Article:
But even on Facebook, which lends itself far more easily to tracking and monitoring, the tools that the company has built to track fake news are not particularly effective.
Facebook allows advertisers to micro-target content at users using specific attributes, and users are unlikely to report content that agrees with their ideological biases.
In his office in the aging Sun Mill Compound in Mumbai's Lower Parel, Jency Jacob, Managing Editor of Boom logged into the dashboard and scrolled through the gushing sewer of user-flagged content pouring in from around the world: stories about dinosaur remains and ancient caves, tales of celebrities battling mysterious diseases, and ordinary people undergoing plastic surgeries to look like celebrities, mixed in with news – both real and fake – that users found objectionable. There's one about the rise in fuel prices and there's even a Huffpost India story, about a Dalit being flogged to death in Gujarat. (The HuffPost India story, the editorial board can affirm, is true.)
"I can't claim that it doesn't affect me," admitted Jacob. "This morning, the first thing I saw after waking up was a video of a woman kicking a 3-year-old baby and slamming her on the ground. We are in the rush of it right now, but I don't think we will enjoy doing this all our lives."
"A lot of it is dependent on how users are reporting," Jacob continued, explaining that the dashboard tool relies on users to flag potentially "fake" news. "If the users aren't reporting it, it isn't going to come into the queue."
This is a blind spot as Facebook allows advertisers to micro-target content at users using specific attributes, and users are unlikely to report content that agrees with their ideological biases.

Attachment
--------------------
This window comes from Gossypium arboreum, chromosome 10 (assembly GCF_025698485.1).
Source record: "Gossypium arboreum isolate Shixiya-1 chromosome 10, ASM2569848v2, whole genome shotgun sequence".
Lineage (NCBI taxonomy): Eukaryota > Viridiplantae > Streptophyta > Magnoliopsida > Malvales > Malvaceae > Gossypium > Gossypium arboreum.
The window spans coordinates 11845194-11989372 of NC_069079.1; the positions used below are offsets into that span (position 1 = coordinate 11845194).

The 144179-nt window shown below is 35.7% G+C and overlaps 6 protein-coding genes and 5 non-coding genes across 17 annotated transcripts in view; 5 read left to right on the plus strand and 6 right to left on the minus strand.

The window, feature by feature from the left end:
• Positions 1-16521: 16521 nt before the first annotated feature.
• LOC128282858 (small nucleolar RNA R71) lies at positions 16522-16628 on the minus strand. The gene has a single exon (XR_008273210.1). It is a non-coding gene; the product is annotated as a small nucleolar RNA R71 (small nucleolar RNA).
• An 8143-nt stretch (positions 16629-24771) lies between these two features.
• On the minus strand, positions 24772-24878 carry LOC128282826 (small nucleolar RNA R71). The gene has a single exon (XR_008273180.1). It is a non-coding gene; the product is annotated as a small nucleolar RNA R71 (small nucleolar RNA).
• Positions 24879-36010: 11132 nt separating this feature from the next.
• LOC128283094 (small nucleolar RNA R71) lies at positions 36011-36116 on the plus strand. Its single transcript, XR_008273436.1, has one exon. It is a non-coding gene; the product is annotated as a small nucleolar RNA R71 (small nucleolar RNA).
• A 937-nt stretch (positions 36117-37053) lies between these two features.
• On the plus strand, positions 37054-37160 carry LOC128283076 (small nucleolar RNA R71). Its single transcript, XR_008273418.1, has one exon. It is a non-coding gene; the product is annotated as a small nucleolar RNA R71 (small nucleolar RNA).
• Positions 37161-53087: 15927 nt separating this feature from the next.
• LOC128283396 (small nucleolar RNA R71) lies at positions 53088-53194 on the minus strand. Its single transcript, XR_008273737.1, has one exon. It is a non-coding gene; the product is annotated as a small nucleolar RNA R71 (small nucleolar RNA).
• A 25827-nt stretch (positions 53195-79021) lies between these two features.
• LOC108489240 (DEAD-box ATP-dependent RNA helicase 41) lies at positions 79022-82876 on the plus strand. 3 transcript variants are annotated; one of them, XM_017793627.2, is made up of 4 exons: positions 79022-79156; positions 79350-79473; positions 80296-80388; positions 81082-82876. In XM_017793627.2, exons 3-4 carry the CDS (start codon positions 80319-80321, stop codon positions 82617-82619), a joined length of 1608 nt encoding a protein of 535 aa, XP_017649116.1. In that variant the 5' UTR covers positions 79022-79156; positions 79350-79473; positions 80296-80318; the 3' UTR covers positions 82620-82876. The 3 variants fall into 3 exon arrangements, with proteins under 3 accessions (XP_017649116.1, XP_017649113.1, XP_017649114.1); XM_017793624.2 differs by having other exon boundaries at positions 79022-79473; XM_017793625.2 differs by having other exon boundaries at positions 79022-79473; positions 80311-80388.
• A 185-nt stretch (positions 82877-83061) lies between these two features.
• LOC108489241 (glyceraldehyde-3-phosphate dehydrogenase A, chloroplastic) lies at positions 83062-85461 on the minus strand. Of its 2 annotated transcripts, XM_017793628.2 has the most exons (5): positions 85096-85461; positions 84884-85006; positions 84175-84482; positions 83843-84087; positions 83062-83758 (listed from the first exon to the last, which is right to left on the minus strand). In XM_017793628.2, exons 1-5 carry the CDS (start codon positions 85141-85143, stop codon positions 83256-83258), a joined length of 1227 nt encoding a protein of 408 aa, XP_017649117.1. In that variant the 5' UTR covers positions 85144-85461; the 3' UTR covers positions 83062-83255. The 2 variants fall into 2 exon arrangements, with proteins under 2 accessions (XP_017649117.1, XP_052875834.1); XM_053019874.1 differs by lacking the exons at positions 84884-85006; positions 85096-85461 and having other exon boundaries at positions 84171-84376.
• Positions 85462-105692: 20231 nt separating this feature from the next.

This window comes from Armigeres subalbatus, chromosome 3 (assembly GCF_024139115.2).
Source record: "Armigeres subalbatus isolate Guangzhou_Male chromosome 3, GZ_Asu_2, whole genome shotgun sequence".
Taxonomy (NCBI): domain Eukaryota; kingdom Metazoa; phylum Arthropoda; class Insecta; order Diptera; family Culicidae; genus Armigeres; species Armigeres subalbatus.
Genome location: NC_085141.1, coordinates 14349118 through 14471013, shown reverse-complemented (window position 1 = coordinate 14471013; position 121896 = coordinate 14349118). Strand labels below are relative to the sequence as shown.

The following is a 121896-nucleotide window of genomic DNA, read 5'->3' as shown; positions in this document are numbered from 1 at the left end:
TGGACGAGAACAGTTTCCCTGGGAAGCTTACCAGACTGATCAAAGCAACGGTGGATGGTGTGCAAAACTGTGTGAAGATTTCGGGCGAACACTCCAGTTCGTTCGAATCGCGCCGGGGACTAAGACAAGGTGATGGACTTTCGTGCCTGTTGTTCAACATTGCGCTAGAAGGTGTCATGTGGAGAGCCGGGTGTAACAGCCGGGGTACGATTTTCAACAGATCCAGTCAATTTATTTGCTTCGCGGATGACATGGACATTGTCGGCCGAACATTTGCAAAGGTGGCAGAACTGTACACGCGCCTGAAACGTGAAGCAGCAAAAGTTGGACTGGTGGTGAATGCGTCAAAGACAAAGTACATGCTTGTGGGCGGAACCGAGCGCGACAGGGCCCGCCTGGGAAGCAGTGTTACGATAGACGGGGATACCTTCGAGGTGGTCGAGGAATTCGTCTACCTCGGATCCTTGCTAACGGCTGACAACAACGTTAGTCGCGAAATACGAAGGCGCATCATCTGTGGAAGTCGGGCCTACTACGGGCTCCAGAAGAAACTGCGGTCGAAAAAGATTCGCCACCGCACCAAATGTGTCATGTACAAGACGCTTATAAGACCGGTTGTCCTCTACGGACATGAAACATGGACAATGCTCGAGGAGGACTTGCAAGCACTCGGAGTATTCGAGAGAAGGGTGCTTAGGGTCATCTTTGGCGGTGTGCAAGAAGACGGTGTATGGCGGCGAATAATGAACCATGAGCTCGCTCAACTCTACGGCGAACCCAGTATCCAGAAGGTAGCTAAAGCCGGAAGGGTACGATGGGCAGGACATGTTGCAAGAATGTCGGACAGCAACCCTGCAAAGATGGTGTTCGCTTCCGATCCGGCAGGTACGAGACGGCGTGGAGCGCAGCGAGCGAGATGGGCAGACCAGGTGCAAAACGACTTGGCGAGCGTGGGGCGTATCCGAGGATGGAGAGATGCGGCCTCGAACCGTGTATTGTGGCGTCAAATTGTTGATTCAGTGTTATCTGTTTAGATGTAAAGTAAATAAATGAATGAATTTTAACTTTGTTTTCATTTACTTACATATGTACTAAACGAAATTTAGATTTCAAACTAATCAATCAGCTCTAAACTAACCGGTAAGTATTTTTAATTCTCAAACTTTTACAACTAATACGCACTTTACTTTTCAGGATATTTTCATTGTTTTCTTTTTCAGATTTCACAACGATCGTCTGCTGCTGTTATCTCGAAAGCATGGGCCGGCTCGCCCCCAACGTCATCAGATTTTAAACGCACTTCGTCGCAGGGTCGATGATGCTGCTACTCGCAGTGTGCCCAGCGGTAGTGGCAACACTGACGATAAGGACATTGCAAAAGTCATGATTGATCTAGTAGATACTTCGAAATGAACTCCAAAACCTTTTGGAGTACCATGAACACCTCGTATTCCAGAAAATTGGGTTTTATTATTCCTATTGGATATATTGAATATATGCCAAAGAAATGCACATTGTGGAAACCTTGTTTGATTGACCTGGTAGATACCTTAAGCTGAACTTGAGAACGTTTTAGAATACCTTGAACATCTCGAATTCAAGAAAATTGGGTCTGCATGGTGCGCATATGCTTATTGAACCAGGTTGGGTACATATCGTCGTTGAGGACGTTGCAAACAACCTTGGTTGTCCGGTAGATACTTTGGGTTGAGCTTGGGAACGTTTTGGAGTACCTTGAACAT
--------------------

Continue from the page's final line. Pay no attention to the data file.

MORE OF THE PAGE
Everything But English
Facebook's dashboard cannot be used to report non-English content. In India, local language users outnumber English language users and more are coming online every day. The dashboard is also unable to filter stories relevant to a specific location, despite Facebook allowing advertisers to geo-target their advertisements with reasonable accuracy.
Jacob reckons the tool will get better at dealing with the Indian context over time. "This was always intended to be a pilot project. It will take them time to figure out how to get us more relevant leads," he said.
With not much help forthcoming from Facebook, Boom relied on its own tried and tested methods of tracking misinformation. Its fact-checkers monitored pages and websites known to be potential sources of fake news, told friends and family to forward anything suspicious they came across, and maintained their own reporting channel - a dedicated WhatsApp helpline for users to direct suspicious looking links.